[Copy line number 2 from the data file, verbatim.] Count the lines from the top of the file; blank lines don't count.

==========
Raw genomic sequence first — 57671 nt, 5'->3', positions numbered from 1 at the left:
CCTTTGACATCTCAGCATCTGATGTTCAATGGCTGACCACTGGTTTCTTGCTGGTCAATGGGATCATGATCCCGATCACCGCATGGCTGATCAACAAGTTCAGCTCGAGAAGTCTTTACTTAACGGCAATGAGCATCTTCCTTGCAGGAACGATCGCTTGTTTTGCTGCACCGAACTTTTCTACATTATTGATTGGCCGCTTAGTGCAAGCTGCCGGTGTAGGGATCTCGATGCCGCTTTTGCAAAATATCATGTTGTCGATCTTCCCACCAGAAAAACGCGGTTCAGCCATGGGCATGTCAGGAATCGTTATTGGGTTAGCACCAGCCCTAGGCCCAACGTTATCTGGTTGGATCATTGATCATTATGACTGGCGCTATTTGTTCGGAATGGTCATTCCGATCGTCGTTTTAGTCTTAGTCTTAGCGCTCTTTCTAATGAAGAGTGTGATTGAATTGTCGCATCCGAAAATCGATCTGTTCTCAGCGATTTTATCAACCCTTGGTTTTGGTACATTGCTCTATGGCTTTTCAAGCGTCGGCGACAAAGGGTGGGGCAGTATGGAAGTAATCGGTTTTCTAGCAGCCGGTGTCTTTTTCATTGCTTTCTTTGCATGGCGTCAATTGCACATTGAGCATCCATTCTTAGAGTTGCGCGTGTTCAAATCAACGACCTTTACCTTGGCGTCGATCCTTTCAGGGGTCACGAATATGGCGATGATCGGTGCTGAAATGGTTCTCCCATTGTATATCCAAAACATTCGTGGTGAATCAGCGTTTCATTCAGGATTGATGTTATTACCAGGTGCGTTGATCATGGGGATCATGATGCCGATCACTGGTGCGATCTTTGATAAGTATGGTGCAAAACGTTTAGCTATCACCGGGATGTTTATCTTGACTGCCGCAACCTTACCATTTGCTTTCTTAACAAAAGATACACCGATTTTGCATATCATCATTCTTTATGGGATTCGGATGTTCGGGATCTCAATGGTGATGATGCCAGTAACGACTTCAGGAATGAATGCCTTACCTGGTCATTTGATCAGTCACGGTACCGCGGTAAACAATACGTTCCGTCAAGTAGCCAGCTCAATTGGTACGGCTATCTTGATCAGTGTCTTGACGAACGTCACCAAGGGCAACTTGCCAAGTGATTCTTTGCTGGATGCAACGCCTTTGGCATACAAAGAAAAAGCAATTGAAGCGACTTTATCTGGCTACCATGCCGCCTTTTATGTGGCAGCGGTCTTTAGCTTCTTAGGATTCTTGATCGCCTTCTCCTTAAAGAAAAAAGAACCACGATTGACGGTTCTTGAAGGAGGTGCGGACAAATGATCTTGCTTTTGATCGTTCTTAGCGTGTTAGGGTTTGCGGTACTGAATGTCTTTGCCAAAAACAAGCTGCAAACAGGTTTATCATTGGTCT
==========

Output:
CCTTTGACATCTCAGCATCTGATGTTCAATGGCTGACCACTGGTTTCTTGCTGGTCAATGGGATCATGATCCCGATCACCGCATGGCTGATCAACAAGTTCAGCTCGAGAAGTCTTTACTTAACGGCAATGAGCATCTTCCTTGCAGGAACGATCGCTTGTTTTGCTGCACCGAACTTTTCTACATTATTGATTGGCCGCTTAGTGCAAGCTGCCGGTGTAGGGATCTCGATGCCGCTTTTGCAAAATATCATGTTGTCGATCTTCCCACCAGAAAAACGCGGTTCAGCCATGGGCATGTCAGGAATCGTTATTGGGTTAGCACCAGCCCTAGGCCCAACGTTATCTGGTTGGATCATTGATCATTATGACTGGCGCTATTTGTTCGGAATGGTCATTCCGATCGTCGTTTTAGTCTTAGTCTTAGCGCTCTTTCTAATGAAGAGTGTGATTGAATTGTCGCATCCGAAAATCGATCTGTTCTCAGCGATTTTATCAACCCTTGGTTTTGGTACATTGCTCTATGGCTTTTCAAGCGTCGGCGACAAAGGGTGGGGCAGTATGGAAGTAATCGGTTTTCTAGCAGCCGGTGTCTTTTTCATTGCTTTCTTTGCATGGCGTCAATTGCACATTGAGCATCCATTCTTAGAGTTGCGCGTGTTCAAATCAACGACCTTTACCTTGGCGTCGATCCTTTCAGGGGTCACGAATATGGCGATGATCGGTGCTGAAATGGTTCTCCCATTGTATATCCAAAACATTCGTGGTGAATCAGCGTTTCATTCAGGATTGATGTTATTACCAGGTGCGTTGATCATGGGGATCATGATGCCGATCACTGGTGCGATCTTTGATAAGTATGGTGCAAAACGTTTAGCTATCACCGGGATGTTTATCTTGACTGCCGCAACCTTACCATTTGCTTTCTTAACAAAAGATACACCGATTTTGCATATCATCATTCTTTATGGGATTCGGATGTTCGGGATCTCAATGGTGATGATGCCAGTAACGACTTCAGGAATGAATGCCTTACCTGGTCATTTGATCAGTCACGGTACCGCGGTAAACAATACGTTCCGTCAAGTAGCCAGCTCAATTGGTACGGCTATCTTGATCAGTGTCTTGACGAACGTCACCAAGGGCAACTTGCCAAGTGATTCTTTGCTGGATGCAACGCCTTTGGCATACAAAGAAAAAGCAATTGAAGCGACTTTATCTGGCTACCATGCCGCCTTTTATGTGGCAGCGGTCTTTAGCTTCTTAGGATTCTTGATCGCCTTCTCCTTAAAGAAAAAAGAACCACGATTGACGGTTCTTGAAGGAGGTGCGGACAAATGATCTTGCTTTTGATCGTTCTTAGCGTGTTAGGGTTTGCGGTACTGAATGTCTTTGCCAAAAACAAGCTGCAAACAGGTTTATCATTGGTCT